president's hopes for early release
from jail.
District Attorney Charles A. Byrne
disclosed at New Orleans that he had
asked Baton Rouge a'uthorities to
turn Smith over to him, if and when
the educator makes bond on charges
that he stole great sums from Lou-
isiana State University in the nine
years he served as its president.
Allege Loan Manipulation
Byrne said Smith was wanted in
New Orleans for alleged manipula-
tion of loans from banks which At-
torney-General David M. Ellison said
amounted to $400,000..
Meanwhile the tall, bald doctor of
philosophy and Huey Long protege
silently mapped his defense plans for
his jail cell-and none could say
what form this defense would take,
nor whom it would touch.
Hints of further sensations in the
case which already had rocked the
political dynasty of the slain "King-
fish" Long came yesterday when
Smith was reported to have said he
would "not be the goat" in the scan-
Statement Denied
But today District Attorney Dewey
Sanchez and the prisoner had de-
nied making sucha staement and
"Dr. Smith has made no state-
ment for publication and says he
will not do so until he has engaged
counsel to represent him."
Newspapermen were refused per-
mission to visit Smith on the fourth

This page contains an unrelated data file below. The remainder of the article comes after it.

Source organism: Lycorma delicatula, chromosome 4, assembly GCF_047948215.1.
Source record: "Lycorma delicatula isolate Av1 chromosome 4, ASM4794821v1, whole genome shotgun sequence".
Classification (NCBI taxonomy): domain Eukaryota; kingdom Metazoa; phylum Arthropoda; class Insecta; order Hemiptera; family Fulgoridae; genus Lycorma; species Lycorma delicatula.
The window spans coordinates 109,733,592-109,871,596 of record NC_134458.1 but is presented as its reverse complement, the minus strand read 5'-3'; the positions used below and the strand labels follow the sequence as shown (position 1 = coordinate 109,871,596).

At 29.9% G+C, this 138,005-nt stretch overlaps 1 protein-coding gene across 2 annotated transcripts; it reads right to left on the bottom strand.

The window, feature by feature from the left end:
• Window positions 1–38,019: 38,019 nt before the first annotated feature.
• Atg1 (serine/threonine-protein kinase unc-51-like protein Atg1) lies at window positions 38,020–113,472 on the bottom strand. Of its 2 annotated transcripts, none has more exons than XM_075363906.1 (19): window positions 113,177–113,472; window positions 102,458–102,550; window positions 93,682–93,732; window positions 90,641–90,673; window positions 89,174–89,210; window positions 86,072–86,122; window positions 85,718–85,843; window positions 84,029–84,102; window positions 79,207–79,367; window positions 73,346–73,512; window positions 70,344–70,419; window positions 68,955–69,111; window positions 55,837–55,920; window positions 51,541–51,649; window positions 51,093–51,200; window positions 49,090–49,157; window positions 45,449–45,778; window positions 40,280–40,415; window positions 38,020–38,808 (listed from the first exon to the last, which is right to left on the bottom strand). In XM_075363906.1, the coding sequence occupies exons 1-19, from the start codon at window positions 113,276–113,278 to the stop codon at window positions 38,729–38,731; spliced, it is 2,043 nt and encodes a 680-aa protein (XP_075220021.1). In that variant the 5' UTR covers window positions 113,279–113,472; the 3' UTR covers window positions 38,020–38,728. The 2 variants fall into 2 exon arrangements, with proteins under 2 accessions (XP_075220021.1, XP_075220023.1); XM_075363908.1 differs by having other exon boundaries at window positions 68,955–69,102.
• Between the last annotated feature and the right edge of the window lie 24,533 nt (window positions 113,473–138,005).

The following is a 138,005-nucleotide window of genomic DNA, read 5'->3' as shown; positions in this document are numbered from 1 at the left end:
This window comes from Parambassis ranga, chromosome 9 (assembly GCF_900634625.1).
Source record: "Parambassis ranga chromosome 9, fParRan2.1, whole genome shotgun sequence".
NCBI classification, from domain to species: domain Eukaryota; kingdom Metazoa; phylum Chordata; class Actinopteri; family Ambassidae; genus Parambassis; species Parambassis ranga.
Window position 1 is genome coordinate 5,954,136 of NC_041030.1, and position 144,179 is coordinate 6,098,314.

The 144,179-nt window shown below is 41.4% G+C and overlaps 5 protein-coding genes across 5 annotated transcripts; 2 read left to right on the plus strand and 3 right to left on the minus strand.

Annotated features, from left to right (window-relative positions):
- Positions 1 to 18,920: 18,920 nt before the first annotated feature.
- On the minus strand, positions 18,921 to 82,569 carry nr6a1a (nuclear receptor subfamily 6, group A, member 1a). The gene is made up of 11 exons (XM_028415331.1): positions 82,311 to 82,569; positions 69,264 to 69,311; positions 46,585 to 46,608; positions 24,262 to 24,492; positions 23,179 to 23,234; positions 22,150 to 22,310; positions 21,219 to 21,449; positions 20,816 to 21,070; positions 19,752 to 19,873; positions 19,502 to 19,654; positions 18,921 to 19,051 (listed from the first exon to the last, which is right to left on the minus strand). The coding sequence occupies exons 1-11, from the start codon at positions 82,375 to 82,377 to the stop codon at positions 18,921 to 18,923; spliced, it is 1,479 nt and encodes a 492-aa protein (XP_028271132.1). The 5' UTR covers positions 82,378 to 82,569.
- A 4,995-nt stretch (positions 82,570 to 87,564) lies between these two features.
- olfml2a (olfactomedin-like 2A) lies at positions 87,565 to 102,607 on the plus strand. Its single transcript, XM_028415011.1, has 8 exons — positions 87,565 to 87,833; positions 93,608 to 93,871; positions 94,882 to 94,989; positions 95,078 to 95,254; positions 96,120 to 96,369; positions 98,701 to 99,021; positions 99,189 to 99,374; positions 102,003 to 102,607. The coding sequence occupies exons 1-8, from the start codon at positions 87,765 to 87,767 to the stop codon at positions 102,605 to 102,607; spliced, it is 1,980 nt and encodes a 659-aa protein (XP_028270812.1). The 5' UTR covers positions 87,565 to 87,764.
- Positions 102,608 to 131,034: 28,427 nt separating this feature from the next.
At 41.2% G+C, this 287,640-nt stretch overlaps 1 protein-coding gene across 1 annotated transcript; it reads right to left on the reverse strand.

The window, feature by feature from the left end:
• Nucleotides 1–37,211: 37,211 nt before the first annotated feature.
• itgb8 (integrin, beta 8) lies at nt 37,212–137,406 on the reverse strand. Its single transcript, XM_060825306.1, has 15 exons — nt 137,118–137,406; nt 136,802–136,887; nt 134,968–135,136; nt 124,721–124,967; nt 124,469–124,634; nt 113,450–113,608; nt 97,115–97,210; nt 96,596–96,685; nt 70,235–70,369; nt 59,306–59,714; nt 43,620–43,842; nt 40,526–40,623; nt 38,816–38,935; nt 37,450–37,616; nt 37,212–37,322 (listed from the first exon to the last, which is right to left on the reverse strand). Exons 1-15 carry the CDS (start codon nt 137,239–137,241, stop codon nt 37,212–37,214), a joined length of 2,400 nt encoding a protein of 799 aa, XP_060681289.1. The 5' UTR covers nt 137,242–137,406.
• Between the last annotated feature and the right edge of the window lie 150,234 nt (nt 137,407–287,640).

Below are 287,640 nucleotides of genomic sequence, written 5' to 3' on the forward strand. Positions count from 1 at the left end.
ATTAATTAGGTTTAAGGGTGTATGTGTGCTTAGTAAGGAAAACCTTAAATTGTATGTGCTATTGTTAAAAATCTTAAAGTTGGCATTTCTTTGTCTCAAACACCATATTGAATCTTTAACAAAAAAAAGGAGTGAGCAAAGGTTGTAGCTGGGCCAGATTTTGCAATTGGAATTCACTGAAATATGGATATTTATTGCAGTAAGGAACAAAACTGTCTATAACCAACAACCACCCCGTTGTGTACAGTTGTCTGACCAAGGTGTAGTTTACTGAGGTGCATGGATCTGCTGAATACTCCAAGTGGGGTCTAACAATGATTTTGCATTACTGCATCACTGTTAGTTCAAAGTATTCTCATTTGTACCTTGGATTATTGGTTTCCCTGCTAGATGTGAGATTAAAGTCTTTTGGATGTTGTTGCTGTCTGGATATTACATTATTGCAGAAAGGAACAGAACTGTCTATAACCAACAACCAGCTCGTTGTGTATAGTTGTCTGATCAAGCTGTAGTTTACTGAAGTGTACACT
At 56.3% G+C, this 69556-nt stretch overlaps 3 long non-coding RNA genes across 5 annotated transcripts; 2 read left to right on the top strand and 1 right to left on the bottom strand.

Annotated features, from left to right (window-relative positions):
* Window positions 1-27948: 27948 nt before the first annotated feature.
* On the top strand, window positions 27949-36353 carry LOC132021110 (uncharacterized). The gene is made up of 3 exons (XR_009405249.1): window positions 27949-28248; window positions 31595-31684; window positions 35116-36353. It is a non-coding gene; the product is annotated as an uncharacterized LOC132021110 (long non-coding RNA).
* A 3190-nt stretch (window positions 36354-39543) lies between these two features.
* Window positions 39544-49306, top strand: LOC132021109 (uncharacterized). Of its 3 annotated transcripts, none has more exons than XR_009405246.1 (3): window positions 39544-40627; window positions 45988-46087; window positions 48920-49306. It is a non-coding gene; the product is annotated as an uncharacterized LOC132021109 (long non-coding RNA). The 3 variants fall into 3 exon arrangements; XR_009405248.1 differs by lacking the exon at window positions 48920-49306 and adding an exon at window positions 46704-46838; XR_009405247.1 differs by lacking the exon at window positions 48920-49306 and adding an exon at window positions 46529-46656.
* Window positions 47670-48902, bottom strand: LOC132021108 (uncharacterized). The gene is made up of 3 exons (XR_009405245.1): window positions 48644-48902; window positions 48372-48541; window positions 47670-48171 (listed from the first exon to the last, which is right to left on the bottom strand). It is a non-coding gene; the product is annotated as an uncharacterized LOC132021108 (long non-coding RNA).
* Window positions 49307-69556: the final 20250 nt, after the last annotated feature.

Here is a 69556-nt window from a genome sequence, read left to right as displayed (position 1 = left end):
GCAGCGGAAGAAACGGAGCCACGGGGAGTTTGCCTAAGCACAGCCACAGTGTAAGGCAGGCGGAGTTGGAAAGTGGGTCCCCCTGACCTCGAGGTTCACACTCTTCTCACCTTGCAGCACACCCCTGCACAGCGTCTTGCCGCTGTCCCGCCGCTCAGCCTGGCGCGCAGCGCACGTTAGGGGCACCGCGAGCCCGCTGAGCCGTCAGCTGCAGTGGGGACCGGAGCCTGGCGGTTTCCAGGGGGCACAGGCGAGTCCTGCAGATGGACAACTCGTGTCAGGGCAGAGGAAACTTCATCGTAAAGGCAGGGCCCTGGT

floor of the East Baton Rouge parish
Doherty To Speak
Track Coach Ken Doherty will de-
scribe the recent National Collegiate
Track meet and the Big Ten-Pacific
Coast Track Meet at the weekly lun-
cheon of the department of physi-
cal education at 12:10 p.m. today in
the Union.

Britain Points
To oopholes'
In Danzig Aid
Ifs' In Pledge To Poles
Pointed Out By Official;
Nation To 'Resist Force'
Chamberlain Makes
Vague Statements
LONDON, July 5.-(M)-An "if" in
Britain's pledge to Poland caused
misgivings tonight in circles where
it had been feared Britain might
seek a loophole if the Danzig situa-
tion came to a showdown.
The question of whether Britain
would fight for the Free City was
left without a clear answer by a
government statement in the Housej
of Commons which pointed out that1
Britain's guarantee of aid to Poland
provided for help only if there were
a "very clear threat" to Poland's
Butler Claims
This statement was made by Rich-;
ard Austen Butler, Undersecretary;
for Foreign Affairs when he was
asked in Commons whether Britain's
policy included resistance to any pos-
sible attempt to change the status
of the Free City.
Butler said Britain "will certainly
fulfill her pledge to Poland." Butt
when he was pressed for a more defi-
nite reply, Butler reminded his ques-
tioner that "the guarantee which we
gave to Poland refers to a very clear